I still have a slight penchant for young children’s books, I don’t read them per se, but they’re always great for a quick through when one’s waiting for someone and time is short, or, and I may be in the minority on this one, but I always like to challenge myself to see how many things I can get done in the time it takes for the microwave to ping – and today’s activity in the 3 minutes I had was to flick through a Horrid Henry.

Created by Francesca Simons and illustrated by Tony Ross these beauties first hit the shelves in 1994 – meaning that I was amongst the first small children of Britain to become familiar with the story – especially when a TV series followed. The book I flicked through today happened to be one of my old copies that I gifted to my sister several years ago. If that wasn’t enough, a live-action version hit cinemas in July 2011 – but I’ve yet to go and see it.

The premise of the books is startlingly simple: Henry is a young boy who isn’t particularly nice. I like to think of him as a younger version of Sid from the first Toy Story film, you know, the one who taped Buzz to a firework?

Either way, there’s a wonderful selection of names mostly of a British vein to look through from the books in question, although they are all stylised the same was as Horrid Henry:

(Fiery) Fiona, often taken as the feminine form of the name Fionn, which means fair.

(Goody Goody) Gordon (friend of Peter), commonly believed to mean great fort, although there are other theories.

(Great Aunt) Greta, a diminutive of Margaret. This character believes Henry is actually called Henrietta.

(Magic) Martha, derives from the Aramaic and means lady.

(Perfect) Peter (Henry’s younger brother), derives from Greek and means rock/stone.

(Prissy) Polly, derived as a nickname for Mary.

(Rude) Ralph (friend of Henry), from Old Norse meaning wolf counsel.

(Singing) Soraya (class-mate of Henry), an Arabic name meaning the Pleiades.

(Vomiting) Vera (baby cousin of Henry), means faith in Russian, also associated with the Latin verus, meaning true.

(Vain) Violet, the name of a colour and a flower.

Categories: Book Names | Tags: , , , , , , , , , , | 2 Comments

Homestyle Names

Nothing is more homely than a good brew, snapped by me in Covent Garden.

Not content with having a gazillion different blogs to read new posts on a regular basis, I’ve recently taken a delve into vlogs as well.

One video that really caught my eye was by littlelunaful, who is a northern lass a few years younger than me. She talked about what she described as homestyle names, defining them as being comforting, familiar, informal and simple. I must say I found myself really liking some of the names she placed in this category. The names she selected for her list included:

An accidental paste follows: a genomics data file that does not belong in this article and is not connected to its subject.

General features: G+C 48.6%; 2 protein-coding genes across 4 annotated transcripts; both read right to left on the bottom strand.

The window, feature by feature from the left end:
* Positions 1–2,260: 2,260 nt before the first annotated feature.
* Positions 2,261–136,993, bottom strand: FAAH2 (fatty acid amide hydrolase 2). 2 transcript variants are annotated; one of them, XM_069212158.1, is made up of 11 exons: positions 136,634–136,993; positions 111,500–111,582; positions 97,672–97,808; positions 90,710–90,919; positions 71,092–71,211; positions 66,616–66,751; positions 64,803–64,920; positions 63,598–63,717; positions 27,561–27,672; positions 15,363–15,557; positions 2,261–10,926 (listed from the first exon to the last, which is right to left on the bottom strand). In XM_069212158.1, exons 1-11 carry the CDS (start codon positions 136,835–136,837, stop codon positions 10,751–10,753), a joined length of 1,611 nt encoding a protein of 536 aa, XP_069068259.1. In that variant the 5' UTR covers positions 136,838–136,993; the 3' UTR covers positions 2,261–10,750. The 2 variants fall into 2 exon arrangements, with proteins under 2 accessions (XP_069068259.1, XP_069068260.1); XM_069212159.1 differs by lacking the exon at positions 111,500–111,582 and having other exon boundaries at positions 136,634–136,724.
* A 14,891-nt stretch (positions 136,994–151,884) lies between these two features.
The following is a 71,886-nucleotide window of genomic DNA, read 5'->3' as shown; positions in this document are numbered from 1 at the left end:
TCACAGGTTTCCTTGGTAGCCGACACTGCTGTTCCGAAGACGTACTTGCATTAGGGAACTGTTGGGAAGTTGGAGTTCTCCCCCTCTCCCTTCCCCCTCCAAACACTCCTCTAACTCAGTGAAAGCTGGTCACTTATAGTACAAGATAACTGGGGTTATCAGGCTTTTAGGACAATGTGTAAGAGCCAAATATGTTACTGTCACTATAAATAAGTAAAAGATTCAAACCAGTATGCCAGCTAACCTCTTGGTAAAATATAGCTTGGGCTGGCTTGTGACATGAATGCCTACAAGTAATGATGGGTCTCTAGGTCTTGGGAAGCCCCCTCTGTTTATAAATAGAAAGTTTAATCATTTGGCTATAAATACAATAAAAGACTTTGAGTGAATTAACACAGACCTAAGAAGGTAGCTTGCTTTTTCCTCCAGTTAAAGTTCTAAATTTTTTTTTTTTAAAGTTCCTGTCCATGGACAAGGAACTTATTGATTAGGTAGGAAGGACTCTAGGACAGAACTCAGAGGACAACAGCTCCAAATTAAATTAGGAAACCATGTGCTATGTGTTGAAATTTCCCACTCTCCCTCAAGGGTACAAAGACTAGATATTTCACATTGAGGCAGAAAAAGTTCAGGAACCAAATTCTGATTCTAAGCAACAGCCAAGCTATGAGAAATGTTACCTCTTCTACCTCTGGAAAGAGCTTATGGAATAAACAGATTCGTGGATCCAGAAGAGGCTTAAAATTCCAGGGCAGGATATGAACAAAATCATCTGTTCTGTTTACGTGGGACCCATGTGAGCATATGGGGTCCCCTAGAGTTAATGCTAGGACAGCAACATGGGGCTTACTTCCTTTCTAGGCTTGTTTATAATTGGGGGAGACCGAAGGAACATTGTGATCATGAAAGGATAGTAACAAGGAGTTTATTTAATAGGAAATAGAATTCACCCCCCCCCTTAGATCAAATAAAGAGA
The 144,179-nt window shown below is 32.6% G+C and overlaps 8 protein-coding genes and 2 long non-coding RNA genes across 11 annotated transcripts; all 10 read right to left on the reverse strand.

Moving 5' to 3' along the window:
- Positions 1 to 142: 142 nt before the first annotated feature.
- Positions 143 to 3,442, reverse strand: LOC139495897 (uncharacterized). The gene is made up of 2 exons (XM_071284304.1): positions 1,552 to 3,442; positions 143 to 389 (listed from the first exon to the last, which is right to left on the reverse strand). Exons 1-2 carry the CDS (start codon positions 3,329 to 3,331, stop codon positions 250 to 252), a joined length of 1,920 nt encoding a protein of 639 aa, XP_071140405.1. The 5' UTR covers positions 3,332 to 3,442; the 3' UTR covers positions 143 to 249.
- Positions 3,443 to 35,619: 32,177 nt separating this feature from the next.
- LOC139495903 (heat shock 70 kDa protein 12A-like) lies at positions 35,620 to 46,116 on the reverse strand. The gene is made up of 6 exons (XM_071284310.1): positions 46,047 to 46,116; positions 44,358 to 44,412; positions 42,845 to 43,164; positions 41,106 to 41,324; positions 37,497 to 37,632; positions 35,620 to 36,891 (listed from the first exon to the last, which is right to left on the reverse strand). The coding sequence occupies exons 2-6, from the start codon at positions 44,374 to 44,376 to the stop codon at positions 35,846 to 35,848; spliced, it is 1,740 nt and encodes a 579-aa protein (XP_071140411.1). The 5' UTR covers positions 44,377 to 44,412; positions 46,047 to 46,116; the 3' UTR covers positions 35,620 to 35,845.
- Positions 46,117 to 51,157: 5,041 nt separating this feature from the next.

Girls:

Bonnie

Celia

Cora

Effie

Kitty

Lottie

Nina

Tilly

Vera

Willa

Boys:

Cal

Clay

Cy

Cyrus

Eli

Grady/Gradie

Leo

Admittedly, I found the male names a more eclectic list than the female one, but it’s a good collection of names nevertheless. Of course, I couldn’t resist coming up with my own ideas of names which one could consider homestyle:

Alice

Connie

Hattie

Molly

Petal

Poppy

Susie

Freddie

George

James/JamieJimmy?

Jools/Jules

Rupert

Sid

Anyone care to suggest others?

Categories: Name Themes/Styles, Name Trends | Tags: , , , , , , , , , , , , , , , , , , , , , , , , , , , , , , , , | 2 Comments

Name Spot of the Week: London

The Olympic Rings at St. Pancras station, London. I found out last week that I managed to get two tickets in the 2012 draw 🙂

As you probably know by now, I spent all weekend in London, and it’s quite easily my most favourite place on Earth. But maybe that’s because I always meet the nice people in London. Either way, it made for some interesting name spotting:

Abdullahmani

Avril

Baxter

Bertram

Guinevere

Huw

Jenson

Lynden (Male)

Nell

Opal

Pancras (I travelled through St. Pancras station, one day I will look him up)

Vera

A few days ago I saw Ben Fogle’s announcement that he’d welcomed his second child, a little girl named Iona. Such a lovely name, and she joins elder brother Ludo. Personally, I always think of Ludo Decker, Til Schweiger’s character in the german film: Keinohrhasen, when I hear Ludo.

The aim of my London trip was to go and see All’s Well that Ends Well at Shakespeare’s Globe, and I came away with a love of the name Parolles, a character in the play.

Whilst in London, I made time to finally go through the Cabinet War Rooms, which in itself was a treasure trove of names:

Clarita ‘Clara’

Clement

Clementine (known as Clemmie)

Hastings

Kingsley

Leonie

Magnolia

Olive

Randolph

Winston

And whilst I remember, the picture in a recent  post is not Embankment, it’s Bank. Specifically the central line station at Bank. It’s nice to have that issue cleared up.

Categories: Name Spot of the Wek | Tags: , , , , , , , , , , , , , , , , , , , , , , , , , , | 2 Comments

Blog at WordPress.com.